Sunday, May 8, 2011

Behind the Phone Case


This documentary reminds me of my visit to the Royal Museum for Central Africa at Tervuren, Belgium. The museum is home to Congo’s history and King Leopold’s unforgiveable crime towards the people of Congo. King Leopold told the then Belgian parliament then that Congo will not be invaded but it will be - a confederation of “free Negro Republics”. He convinced them that agreement will be reached with the Congo chiefs who will live in peace under the Belgian King. He was excited at the prospect of ruling a place 78 times the size of Belgium directly from his palace.

He told the US President, Chester A. Arthur that the agreements will be like those which the early Puritans made with Native Americans. As if that wasn’t enough, he told the French he’s keeping out the English and the English that he’s keeping out the French. A two-faced King indeed. He promised that the International Africa Association will support free trade, making Congo a free trade zone and thus no protectionism. So he entered Congo not as a Belgian conqueror but as the IAA with a blue flag containing a gold star – a bit like the EU flag. Meanwhile, King Leopold’s idea of ‘free trade’ was that if you collect ivory you have to sell it to Leopold’s agents. Thief! He reached 450 agreements with the Congo Basin chiefs which were compiled legally in French – and naturally they don’t understand a word. They signed over their land for promises of assistance – and sometimes pieces of cloth.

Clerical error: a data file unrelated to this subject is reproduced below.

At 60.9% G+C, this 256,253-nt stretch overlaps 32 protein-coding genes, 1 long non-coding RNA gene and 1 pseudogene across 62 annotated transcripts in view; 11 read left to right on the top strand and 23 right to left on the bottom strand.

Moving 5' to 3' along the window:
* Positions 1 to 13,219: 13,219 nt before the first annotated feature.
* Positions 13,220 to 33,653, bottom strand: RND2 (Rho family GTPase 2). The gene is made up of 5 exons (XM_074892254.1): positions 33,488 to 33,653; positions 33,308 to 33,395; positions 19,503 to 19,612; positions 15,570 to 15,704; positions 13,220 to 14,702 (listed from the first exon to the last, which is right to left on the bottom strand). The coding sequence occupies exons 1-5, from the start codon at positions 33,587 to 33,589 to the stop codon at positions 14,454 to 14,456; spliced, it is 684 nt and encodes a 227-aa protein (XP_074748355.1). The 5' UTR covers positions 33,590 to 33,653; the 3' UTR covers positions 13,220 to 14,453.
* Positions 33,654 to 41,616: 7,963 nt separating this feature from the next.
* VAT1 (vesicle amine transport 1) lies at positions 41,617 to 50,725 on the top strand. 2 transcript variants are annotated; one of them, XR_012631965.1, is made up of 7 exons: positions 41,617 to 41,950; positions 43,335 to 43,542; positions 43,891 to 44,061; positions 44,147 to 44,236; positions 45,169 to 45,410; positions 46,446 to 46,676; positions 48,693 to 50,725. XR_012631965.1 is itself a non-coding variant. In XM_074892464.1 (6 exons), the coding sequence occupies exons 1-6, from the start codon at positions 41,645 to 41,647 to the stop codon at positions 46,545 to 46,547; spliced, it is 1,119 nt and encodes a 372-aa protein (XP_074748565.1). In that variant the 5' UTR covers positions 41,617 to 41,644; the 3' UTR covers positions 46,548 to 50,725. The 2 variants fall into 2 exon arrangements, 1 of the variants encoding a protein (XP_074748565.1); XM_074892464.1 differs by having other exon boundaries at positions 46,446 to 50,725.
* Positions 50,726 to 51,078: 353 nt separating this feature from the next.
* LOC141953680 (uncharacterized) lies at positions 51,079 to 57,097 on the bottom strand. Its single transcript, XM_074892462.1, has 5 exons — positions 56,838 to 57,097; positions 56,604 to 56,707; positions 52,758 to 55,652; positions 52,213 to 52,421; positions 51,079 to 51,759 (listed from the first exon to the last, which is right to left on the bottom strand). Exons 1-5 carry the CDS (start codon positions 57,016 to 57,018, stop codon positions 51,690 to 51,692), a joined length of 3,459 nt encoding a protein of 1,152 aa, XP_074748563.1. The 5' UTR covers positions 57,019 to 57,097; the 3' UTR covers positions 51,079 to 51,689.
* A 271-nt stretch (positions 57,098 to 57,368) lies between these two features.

Leopold then started building a 400km railway, 2,000 people die building it (100 whites) – ‘the railway freed them from porterage’ and he also had his eye on a new raw material called RUBBER. It was around the time George Washington Williams, a Civil War veteran campaigned against slavery, complaining about forced labour – Leopold said that lazy natives have been learning ‘the sanctity of work’.

To cut the long story short, Congo was almost filleted to its bone by the ambitious and greed King who later sold Congo to Belgium for 110 million francs.

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